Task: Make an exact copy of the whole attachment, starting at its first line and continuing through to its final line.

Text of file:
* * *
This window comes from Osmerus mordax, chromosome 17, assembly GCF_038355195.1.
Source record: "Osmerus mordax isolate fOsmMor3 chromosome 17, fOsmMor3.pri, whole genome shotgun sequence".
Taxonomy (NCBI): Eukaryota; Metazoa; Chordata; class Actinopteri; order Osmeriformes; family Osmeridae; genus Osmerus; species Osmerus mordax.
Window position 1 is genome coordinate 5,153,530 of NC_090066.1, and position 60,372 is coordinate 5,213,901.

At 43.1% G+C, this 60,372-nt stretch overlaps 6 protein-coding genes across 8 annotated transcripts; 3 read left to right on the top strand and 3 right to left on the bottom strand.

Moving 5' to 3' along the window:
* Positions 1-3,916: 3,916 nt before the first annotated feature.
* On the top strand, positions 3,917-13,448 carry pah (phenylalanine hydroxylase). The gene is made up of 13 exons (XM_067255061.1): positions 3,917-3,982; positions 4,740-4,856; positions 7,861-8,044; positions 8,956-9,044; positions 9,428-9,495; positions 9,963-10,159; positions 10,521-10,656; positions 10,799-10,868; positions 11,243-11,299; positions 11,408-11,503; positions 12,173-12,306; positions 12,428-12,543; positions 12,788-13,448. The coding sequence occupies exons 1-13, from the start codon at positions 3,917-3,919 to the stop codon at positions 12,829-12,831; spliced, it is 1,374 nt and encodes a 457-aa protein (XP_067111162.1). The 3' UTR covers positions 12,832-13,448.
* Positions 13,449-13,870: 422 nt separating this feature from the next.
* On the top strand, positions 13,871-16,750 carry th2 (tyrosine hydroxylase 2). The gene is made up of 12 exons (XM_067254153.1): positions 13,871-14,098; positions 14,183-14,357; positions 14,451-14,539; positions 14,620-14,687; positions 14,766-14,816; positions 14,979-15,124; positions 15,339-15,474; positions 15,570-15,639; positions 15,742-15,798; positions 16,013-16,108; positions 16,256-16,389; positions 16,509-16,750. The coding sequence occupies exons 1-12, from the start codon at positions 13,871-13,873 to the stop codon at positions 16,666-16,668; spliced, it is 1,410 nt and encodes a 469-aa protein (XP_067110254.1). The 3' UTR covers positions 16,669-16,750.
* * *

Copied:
This window comes from Osmerus mordax, chromosome 17, assembly GCF_038355195.1.
Source record: "Osmerus mordax isolate fOsmMor3 chromosome 17, fOsmMor3.pri, whole genome shotgun sequence".
Taxonomy (NCBI): Eukaryota; Metazoa; Chordata; class Actinopteri; order Osmeriformes; family Osmeridae; genus Osmerus; species Osmerus mordax.
Window position 1 is genome coordinate 5,153,530 of NC_090066.1, and position 60,372 is coordinate 5,213,901.

At 43.1% G+C, this 60,372-nt stretch overlaps 6 protein-coding genes across 8 annotated transcripts; 3 read left to right on the top strand and 3 right to left on the bottom strand.

Moving 5' to 3' along the window:
* Positions 1-3,916: 3,916 nt before the first annotated feature.
* On the top strand, positions 3,917-13,448 carry pah (phenylalanine hydroxylase). The gene is made up of 13 exons (XM_067255061.1): positions 3,917-3,982; positions 4,740-4,856; positions 7,861-8,044; positions 8,956-9,044; positions 9,428-9,495; positions 9,963-10,159; positions 10,521-10,656; positions 10,799-10,868; positions 11,243-11,299; positions 11,408-11,503; positions 12,173-12,306; positions 12,428-12,543; positions 12,788-13,448. The coding sequence occupies exons 1-13, from the start codon at positions 3,917-3,919 to the stop codon at positions 12,829-12,831; spliced, it is 1,374 nt and encodes a 457-aa protein (XP_067111162.1). The 3' UTR covers positions 12,832-13,448.
* Positions 13,449-13,870: 422 nt separating this feature from the next.
* On the top strand, positions 13,871-16,750 carry th2 (tyrosine hydroxylase 2). The gene is made up of 12 exons (XM_067254153.1): positions 13,871-14,098; positions 14,183-14,357; positions 14,451-14,539; positions 14,620-14,687; positions 14,766-14,816; positions 14,979-15,124; positions 15,339-15,474; positions 15,570-15,639; positions 15,742-15,798; positions 16,013-16,108; positions 16,256-16,389; positions 16,509-16,750. The coding sequence occupies exons 1-12, from the start codon at positions 13,871-13,873 to the stop codon at positions 16,666-16,668; spliced, it is 1,410 nt and encodes a 469-aa protein (XP_067110254.1). The 3' UTR covers positions 16,669-16,750.